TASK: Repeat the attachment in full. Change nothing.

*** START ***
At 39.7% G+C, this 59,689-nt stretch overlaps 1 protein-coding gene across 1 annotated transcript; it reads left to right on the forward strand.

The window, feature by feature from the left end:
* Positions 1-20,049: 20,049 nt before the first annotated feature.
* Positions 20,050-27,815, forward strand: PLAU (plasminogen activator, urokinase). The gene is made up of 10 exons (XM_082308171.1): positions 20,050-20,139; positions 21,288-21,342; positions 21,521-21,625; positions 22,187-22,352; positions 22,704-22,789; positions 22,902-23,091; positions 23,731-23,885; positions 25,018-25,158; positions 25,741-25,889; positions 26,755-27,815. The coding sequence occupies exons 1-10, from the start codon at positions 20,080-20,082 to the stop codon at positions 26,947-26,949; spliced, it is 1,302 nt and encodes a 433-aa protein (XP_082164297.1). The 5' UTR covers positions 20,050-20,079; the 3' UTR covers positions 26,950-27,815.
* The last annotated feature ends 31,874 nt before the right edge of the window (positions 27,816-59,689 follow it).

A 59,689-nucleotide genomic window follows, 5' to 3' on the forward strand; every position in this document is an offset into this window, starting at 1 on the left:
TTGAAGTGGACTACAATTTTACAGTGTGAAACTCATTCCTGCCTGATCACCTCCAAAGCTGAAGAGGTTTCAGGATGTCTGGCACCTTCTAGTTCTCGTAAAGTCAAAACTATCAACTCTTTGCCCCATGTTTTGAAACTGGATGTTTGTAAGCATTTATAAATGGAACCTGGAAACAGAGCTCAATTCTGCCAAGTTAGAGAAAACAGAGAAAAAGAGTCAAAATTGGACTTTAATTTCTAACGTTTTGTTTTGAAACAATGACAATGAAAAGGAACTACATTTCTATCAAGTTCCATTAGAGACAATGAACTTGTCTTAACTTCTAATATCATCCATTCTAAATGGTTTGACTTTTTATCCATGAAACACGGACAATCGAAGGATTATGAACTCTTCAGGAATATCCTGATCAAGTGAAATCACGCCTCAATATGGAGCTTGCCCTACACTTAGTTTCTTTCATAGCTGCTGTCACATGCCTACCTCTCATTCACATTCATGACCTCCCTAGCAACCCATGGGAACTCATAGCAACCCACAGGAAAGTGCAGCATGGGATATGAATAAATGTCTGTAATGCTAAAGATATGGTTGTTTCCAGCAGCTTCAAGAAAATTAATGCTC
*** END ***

At 39.7% G+C, this 59,689-nt stretch overlaps 1 protein-coding gene across 1 annotated transcript; it reads left to right on the forward strand.

The window, feature by feature from the left end:
* Positions 1-20,049: 20,049 nt before the first annotated feature.
* Positions 20,050-27,815, forward strand: PLAU (plasminogen activator, urokinase). The gene is made up of 10 exons (XM_082308171.1): positions 20,050-20,139; positions 21,288-21,342; positions 21,521-21,625; positions 22,187-22,352; positions 22,704-22,789; positions 22,902-23,091; positions 23,731-23,885; positions 25,018-25,158; positions 25,741-25,889; positions 26,755-27,815. The coding sequence occupies exons 1-10, from the start codon at positions 20,080-20,082 to the stop codon at positions 26,947-26,949; spliced, it is 1,302 nt and encodes a 433-aa protein (XP_082164297.1). The 5' UTR covers positions 20,050-20,079; the 3' UTR covers positions 26,950-27,815.
* The last annotated feature ends 31,874 nt before the right edge of the window (positions 27,816-59,689 follow it).

A 59,689-nucleotide genomic window follows, 5' to 3' on the forward strand; every position in this document is an offset into this window, starting at 1 on the left:
TTGAAGTGGACTACAATTTTACAGTGTGAAACTCATTCCTGCCTGATCACCTCCAAAGCTGAAGAGGTTTCAGGATGTCTGGCACCTTCTAGTTCTCGTAAAGTCAAAACTATCAACTCTTTGCCCCATGTTTTGAAACTGGATGTTTGTAAGCATTTATAAATGGAACCTGGAAACAGAGCTCAATTCTGCCAAGTTAGAGAAAACAGAGAAAAAGAGTCAAAATTGGACTTTAATTTCTAACGTTTTGTTTTGAAACAATGACAATGAAAAGGAACTACATTTCTATCAAGTTCCATTAGAGACAATGAACTTGTCTTAACTTCTAATATCATCCATTCTAAATGGTTTGACTTTTTATCCATGAAACACGGACAATCGAAGGATTATGAACTCTTCAGGAATATCCTGATCAAGTGAAATCACGCCTCAATATGGAGCTTGCCCTACACTTAGTTTCTTTCATAGCTGCTGTCACATGCCTACCTCTCATTCACATTCATGACCTCCCTAGCAACCCATGGGAACTCATAGCAACCCACAGGAAAGTGCAGCATGGGATATGAATAAATGTCTGTAATGCTAAAGATATGGTTGTTTCCAGCAGCTTCAAGAAAATTAATGCTC